Recent telegrams informed us that the reporter of the Otago Guardian had "interviewed" Mr Holloway, who came out with the immigrants per Mongol, concerning the object of his mission. The result of that interview is published at length in the Guardian of the 21st of February, and from it we make the following extracts, first of all stating that Mr Christopher Holloway, is chairman and delegate of the Oxford district of the National Agricultural Laborers' Association in England. He says: I have visited Urn country for the purpose of ascertaining its agricultural capabilities. The object of the Association to which I belong is to improve the general condition of the agricultural laborers of England. Finding that there is a surplus of laborers in our own country, we have turned our attention to emigration a wholesale system of emigration as a general means whereby the condition of the laboring classes can be improved. The question then arises: How, when, and where shall we emigrate? Several countries and colonies are now bidding for the English farm laborer. As a leader in the great movement now going on in my country I must say I am prejudiced in favor of New Zealand, and it is my opinion that, whatever advantages Queensland or Canada may offer, if we take into consideration the unhealthy climate of the one country and the long, cold, hard winter of the other, neither of them will bear comparison with New Zealand, that is, if all which I have been told of its climate health fulness, and resources, be true. This being nay opinion, an idea suggested itself to my mind, if some such scheme could be adopted and carried out in reference to New Zealand as has been carried out in regard to Queensland and Canada, namely, that one of our leading men -one in whom our people had confidence should raise a certain number of emigrants, go out with them to the colony, visit its provinces, inquire into its agricultural capabilities, return to England, and tell the people, not what he had heard, but what he bad seen with his own eyes, and for the truthfulness, therefore, of which he could vouch, such an influence would be brought to bear upon the minds of our people at home as would cause a stream of immigration to flow to this colony that would place it amongst the foremost and most wealthy nations of the earth. I communicated these thoughts to C. R. Carter, Esq., who is well known in Wellington, and who is also an intimate friend of Dr Featherstone, the Agent-General, asking that he should come, or send some one, to lecture on New Zealand as a field for emigration in my district. Mr Carter at once saw the feasibility of the scheme and thought, if it could be carried out, it would be the means of obtaining the right glass of colonists, and of turning the stream of emigration to this fine country. After some conversation with Mr Carter, I suggested that if the Agent-General or Government would pay the necessary expenses, I would have no objection to raise a shipload of emigrants, and accompany them to New Zealand, and visit its provinces for the purpose of carrying out the scheme. Mr Carter had an interview with the Agent General, and laid before him the whole matter which he had been discussing. The result was, the Agent- General consented to defray my expenses to and from New Zealand, blbo my expenses during a stay of four months in the colony, during which time I would be engaged in visiting the various provinces, on condition that I should bring out 200 emigrants with roe. He arranged that if I complied with his terms I was to go out in the Mongol. I agreed to these conditions. The Agent- General then inserted an advertisement in several of the papers, making public the fact that I had engaged to pay a visit to New Zealand, and that I was going to take out emigrants along with me. I then proceeded to lecture upon my intended visit, and the result was that from November 12th to December 10th I obtained 335 souls, equal to 252 statute adults. These were chiefly agricultural labourers from Oxfordshire and Warwickshire. I proceeded with them to Plymouth on December 13th, and remained there until the 22nd of the same month. Of the emigrants obtained by me, 126 were embarked on board the Mongol, there not being room for more, and the remaining 209 on board the Scimitar We set sail for New Zealand on December 23, and after a splendid run of 52 days, during which we never experienced a storm and scarcely a stiff breeze, we landed safely in limbo (i.e., in quarantine.) I am very favorably impressed with what I have already seen, and I hope in the course of next week to commence my tour through the province of Otago. Having done that, I will visit each of the other provinces. I will then return to England and report upon what I have seen. If I find New Zealand to be what it has been represented, there will be no difficulty in supplying the wants of this country, namely, able hands and willing hearts. One subject of my visit to New Zealand was to ascertain for myself, by personal observation, the treatment and accommodation which the immigrants receive on a voyage from England to New Zealand, In my opinion, the present system, or the way in which it is carried out, is faulty in the extreme. I have several suggestions to offer to the Government which, if carried out, will materially increase the comfort and well being of the emigrants, during their lengthy voyage from England to this country.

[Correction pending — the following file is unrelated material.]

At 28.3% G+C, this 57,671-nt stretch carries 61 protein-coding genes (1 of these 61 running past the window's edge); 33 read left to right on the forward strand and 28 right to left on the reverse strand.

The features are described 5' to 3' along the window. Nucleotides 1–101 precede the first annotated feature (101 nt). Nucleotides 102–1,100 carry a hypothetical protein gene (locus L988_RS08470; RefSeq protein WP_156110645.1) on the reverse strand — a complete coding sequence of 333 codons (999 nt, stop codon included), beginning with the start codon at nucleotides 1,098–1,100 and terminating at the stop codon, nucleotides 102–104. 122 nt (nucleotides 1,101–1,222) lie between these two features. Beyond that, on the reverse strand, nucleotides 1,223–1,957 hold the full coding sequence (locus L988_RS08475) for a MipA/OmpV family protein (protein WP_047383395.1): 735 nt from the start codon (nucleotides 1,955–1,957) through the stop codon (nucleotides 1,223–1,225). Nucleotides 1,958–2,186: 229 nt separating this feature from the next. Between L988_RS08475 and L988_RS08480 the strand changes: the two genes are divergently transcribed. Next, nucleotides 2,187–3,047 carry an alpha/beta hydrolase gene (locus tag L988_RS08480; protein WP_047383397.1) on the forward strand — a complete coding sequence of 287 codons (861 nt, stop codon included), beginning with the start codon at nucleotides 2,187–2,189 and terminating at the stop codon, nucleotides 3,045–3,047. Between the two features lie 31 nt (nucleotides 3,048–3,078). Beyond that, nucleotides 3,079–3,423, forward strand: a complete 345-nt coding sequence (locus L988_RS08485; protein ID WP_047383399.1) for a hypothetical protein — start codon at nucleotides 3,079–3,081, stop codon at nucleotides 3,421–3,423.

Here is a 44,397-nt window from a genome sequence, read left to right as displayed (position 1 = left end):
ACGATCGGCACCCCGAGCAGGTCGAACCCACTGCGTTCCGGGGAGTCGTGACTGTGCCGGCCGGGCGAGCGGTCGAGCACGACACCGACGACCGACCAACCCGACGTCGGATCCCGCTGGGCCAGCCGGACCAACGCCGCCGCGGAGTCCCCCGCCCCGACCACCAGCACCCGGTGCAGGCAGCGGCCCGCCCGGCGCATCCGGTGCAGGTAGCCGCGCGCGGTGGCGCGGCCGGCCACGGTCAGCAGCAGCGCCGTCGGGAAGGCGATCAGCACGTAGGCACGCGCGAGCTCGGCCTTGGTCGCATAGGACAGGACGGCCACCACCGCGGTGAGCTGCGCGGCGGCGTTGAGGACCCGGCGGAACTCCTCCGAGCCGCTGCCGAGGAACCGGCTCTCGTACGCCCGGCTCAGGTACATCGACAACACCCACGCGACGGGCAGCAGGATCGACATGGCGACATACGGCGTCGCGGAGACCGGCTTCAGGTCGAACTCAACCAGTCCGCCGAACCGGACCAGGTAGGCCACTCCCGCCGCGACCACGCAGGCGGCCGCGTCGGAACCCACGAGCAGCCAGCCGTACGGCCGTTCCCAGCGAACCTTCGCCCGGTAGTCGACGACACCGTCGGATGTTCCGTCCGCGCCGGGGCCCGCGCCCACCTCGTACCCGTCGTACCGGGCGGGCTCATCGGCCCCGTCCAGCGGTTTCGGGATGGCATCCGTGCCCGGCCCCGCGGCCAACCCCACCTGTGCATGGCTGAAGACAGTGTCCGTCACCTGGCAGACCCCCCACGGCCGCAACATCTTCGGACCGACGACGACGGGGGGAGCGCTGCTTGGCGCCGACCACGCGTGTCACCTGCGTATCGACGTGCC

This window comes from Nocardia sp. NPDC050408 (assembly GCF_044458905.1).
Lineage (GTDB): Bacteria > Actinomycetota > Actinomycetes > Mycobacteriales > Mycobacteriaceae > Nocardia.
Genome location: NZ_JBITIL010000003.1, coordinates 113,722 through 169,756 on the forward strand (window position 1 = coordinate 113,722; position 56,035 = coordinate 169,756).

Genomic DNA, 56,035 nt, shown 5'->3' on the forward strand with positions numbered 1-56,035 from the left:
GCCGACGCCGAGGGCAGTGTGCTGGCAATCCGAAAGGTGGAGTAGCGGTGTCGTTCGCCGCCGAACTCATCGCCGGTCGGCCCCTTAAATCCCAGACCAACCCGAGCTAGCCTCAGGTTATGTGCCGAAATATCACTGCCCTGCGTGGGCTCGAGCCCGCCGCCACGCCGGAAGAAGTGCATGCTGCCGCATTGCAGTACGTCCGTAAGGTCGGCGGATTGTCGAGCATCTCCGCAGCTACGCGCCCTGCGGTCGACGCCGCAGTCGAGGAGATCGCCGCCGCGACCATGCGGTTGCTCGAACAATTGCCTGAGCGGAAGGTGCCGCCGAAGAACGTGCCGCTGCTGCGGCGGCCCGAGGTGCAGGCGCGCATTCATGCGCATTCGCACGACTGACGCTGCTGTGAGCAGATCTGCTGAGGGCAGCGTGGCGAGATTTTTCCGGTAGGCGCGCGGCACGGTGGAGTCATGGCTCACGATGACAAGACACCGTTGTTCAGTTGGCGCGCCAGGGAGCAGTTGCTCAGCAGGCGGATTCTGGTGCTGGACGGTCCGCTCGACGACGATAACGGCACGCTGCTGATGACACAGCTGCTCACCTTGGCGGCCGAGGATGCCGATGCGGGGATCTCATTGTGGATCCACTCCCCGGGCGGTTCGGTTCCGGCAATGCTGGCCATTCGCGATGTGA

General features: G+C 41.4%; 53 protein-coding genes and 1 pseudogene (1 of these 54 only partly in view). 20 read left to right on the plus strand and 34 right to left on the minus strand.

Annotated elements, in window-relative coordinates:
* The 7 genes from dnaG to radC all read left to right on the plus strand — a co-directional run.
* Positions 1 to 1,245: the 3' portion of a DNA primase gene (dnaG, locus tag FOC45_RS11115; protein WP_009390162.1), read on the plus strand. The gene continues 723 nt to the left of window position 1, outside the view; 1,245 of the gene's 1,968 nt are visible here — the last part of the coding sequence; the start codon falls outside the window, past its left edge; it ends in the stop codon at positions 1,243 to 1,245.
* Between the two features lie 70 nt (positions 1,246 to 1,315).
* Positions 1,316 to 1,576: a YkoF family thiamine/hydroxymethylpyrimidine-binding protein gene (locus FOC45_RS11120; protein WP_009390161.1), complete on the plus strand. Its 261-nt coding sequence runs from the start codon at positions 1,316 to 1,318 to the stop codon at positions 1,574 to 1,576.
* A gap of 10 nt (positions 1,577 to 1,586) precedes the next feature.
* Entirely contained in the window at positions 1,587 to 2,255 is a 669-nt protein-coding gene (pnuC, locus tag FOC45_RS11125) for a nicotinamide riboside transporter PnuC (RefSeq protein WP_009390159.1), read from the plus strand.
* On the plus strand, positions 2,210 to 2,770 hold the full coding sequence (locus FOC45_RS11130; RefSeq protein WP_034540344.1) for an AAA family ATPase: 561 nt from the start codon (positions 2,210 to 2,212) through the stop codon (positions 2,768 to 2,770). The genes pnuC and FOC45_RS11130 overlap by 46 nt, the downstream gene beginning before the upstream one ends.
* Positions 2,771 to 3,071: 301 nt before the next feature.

Colonist, Volume 1712, Issue 1712, 31 January 1874, Page 4